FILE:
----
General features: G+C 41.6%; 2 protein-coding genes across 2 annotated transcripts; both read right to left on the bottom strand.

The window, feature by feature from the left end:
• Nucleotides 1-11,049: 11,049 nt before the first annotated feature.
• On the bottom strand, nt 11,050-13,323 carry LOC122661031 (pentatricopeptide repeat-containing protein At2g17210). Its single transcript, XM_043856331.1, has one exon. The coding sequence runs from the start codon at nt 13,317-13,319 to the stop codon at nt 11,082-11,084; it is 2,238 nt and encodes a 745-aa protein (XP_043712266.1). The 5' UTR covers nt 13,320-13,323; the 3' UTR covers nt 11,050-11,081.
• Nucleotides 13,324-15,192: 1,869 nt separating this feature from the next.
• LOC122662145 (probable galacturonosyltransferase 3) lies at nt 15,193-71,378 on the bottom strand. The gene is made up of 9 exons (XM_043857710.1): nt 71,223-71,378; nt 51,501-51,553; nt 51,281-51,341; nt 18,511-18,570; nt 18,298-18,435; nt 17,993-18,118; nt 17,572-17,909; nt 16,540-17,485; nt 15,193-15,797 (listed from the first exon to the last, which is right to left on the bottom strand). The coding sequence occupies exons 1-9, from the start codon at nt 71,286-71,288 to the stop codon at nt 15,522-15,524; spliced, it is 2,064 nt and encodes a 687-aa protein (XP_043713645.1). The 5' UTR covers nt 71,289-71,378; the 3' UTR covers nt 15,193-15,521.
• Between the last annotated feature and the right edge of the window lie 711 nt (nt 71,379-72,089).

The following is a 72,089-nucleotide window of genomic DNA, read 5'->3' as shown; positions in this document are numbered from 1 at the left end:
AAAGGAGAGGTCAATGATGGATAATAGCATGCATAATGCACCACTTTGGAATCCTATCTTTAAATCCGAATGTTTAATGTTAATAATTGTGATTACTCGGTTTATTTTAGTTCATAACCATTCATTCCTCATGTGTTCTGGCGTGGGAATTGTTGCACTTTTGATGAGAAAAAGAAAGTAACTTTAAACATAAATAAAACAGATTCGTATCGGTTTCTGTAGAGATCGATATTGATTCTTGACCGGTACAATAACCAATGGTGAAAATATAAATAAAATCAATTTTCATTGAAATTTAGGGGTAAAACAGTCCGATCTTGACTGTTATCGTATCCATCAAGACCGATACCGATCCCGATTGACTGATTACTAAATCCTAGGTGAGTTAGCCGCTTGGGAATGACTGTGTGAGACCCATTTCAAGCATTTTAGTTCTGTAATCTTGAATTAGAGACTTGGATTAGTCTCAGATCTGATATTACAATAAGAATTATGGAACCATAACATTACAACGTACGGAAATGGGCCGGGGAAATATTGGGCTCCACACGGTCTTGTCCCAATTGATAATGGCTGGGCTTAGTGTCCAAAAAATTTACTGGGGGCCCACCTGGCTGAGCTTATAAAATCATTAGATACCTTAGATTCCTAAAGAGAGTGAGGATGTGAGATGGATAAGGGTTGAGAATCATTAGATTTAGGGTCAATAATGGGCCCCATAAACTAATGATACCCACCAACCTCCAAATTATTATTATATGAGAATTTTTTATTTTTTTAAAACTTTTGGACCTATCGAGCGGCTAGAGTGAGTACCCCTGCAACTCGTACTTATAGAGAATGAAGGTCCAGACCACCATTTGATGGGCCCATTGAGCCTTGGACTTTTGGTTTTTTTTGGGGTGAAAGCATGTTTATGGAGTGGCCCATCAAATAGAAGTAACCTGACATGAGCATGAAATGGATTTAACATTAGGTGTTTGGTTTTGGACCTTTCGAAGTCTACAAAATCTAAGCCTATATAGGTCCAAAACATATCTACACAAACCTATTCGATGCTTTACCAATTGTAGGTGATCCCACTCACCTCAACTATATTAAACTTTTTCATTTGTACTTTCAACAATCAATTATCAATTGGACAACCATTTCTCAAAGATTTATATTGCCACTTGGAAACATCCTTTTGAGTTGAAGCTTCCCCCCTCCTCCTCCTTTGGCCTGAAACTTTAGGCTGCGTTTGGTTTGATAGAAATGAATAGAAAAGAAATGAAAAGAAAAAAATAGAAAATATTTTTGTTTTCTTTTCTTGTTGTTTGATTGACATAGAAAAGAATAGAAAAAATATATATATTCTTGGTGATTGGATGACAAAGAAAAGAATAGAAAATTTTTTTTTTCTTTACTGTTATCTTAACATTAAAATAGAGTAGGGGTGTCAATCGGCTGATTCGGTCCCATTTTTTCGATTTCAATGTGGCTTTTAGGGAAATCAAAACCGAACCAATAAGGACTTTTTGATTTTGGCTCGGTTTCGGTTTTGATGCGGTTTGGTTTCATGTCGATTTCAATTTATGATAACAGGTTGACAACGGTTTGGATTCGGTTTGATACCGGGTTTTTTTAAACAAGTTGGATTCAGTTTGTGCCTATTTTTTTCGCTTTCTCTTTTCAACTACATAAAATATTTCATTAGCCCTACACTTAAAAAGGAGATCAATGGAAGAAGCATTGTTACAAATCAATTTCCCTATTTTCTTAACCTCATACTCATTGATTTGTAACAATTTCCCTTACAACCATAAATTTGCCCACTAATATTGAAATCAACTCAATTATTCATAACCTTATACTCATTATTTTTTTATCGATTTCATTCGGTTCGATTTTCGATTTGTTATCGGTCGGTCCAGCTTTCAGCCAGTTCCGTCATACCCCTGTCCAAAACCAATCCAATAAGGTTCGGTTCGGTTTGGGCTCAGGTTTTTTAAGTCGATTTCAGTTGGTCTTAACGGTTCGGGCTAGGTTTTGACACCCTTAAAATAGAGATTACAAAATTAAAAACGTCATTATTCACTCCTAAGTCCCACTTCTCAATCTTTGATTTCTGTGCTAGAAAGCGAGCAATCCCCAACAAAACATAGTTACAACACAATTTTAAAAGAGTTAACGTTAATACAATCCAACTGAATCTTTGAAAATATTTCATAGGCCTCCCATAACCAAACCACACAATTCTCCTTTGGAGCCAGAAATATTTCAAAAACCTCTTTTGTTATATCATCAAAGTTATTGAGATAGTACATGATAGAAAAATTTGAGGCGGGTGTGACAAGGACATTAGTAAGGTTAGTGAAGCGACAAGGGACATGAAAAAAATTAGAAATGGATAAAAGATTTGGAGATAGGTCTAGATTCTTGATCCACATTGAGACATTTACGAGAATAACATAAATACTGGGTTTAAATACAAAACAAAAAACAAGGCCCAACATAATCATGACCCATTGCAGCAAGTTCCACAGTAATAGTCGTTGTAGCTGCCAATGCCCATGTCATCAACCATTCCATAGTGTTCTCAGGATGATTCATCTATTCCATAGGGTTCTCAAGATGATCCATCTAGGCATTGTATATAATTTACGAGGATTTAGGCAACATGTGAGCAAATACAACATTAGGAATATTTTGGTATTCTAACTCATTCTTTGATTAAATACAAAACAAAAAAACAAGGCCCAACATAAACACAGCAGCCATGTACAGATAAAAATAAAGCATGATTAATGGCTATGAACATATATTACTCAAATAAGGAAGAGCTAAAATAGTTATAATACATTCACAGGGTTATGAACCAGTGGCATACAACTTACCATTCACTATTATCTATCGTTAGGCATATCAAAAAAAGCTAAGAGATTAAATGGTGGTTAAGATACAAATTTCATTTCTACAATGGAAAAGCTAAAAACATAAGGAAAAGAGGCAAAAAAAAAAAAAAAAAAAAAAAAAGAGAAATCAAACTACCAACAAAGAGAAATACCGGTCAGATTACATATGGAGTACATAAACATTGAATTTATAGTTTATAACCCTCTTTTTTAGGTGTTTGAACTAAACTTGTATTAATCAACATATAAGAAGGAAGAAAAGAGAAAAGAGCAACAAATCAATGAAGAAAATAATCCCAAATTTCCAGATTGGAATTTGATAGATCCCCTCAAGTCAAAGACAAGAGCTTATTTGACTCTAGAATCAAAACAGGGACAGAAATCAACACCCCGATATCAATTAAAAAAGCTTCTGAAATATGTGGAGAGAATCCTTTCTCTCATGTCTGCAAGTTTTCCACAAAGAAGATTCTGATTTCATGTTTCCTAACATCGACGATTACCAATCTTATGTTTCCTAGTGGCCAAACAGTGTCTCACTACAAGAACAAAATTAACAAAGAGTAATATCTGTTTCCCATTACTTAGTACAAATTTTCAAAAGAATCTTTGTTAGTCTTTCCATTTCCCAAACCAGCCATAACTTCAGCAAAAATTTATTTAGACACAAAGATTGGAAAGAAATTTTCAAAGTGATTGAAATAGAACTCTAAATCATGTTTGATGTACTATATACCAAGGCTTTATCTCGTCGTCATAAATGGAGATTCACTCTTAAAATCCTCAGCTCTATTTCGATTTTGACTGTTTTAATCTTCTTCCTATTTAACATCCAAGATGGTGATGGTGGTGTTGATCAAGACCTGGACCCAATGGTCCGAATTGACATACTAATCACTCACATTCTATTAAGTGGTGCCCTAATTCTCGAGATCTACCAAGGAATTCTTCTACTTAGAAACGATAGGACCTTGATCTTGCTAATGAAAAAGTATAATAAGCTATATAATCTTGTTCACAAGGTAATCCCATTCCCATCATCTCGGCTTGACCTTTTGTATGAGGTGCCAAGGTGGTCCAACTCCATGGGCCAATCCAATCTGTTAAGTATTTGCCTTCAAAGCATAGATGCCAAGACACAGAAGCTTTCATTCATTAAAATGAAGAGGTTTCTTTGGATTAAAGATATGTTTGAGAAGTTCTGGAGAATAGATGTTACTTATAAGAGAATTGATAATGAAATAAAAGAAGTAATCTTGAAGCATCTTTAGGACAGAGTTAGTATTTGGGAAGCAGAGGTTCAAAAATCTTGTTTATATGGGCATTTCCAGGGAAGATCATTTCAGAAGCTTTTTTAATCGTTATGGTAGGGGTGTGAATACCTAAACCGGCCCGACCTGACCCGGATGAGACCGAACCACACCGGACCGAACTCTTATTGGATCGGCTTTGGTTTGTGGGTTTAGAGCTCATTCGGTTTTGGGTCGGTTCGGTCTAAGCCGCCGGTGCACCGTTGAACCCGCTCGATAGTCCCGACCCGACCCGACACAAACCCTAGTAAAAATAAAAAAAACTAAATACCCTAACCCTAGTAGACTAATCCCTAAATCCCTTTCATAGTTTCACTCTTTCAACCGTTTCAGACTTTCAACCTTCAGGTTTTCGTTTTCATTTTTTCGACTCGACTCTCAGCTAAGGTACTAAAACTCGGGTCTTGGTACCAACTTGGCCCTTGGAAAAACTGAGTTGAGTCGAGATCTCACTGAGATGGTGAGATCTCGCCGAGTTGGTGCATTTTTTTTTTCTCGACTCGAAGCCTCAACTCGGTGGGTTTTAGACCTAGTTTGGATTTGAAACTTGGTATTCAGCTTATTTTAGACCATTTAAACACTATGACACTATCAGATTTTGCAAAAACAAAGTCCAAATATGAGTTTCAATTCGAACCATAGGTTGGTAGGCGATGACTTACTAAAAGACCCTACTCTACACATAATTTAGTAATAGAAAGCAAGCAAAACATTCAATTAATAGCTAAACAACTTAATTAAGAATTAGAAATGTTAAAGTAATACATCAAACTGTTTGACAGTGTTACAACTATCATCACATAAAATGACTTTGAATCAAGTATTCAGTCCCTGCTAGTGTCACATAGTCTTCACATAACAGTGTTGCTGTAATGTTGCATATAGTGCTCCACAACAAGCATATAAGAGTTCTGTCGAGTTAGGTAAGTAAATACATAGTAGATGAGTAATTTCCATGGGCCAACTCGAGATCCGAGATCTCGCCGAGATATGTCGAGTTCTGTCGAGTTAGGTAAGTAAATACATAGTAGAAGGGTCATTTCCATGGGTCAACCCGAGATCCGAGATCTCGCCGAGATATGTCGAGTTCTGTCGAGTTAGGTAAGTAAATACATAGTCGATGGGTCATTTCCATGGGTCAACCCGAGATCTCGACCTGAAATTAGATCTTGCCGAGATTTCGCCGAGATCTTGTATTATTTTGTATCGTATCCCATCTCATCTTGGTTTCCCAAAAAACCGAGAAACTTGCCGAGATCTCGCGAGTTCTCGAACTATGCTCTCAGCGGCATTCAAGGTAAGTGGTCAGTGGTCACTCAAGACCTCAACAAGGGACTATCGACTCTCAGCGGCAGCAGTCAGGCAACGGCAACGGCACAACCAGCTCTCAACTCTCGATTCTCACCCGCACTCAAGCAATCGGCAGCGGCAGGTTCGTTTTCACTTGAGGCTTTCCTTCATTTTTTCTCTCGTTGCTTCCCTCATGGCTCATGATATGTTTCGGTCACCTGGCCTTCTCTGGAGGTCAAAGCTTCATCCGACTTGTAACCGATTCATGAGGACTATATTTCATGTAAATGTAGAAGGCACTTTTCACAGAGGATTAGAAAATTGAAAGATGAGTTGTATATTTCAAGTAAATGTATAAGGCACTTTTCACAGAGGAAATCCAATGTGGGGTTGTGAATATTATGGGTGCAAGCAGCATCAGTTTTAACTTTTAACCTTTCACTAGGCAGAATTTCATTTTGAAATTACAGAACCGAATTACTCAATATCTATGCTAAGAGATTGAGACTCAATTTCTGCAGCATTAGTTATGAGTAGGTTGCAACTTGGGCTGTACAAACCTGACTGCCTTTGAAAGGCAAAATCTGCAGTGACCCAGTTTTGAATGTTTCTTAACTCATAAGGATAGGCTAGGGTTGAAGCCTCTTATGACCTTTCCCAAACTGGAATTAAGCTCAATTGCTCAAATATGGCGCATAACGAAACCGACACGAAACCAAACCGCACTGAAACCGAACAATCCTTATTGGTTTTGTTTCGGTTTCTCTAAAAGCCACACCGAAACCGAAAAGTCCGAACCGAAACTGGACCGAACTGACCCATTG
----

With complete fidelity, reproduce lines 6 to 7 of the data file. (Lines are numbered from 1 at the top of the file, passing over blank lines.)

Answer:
• LOC122662145 (probable galacturonosyltransferase 3) lies at nt 15,193-71,378 on the bottom strand. The gene is made up of 9 exons (XM_043857710.1): nt 71,223-71,378; nt 51,501-51,553; nt 51,281-51,341; nt 18,511-18,570; nt 18,298-18,435; nt 17,993-18,118; nt 17,572-17,909; nt 16,540-17,485; nt 15,193-15,797 (listed from the first exon to the last, which is right to left on the bottom strand). The coding sequence occupies exons 1-9, from the start codon at nt 71,286-71,288 to the stop codon at nt 15,522-15,524; spliced, it is 2,064 nt and encodes a 687-aa protein (XP_043713645.1). The 5' UTR covers nt 71,289-71,378; the 3' UTR covers nt 15,193-15,521.
• Between the last annotated feature and the right edge of the window lie 711 nt (nt 71,379-72,089).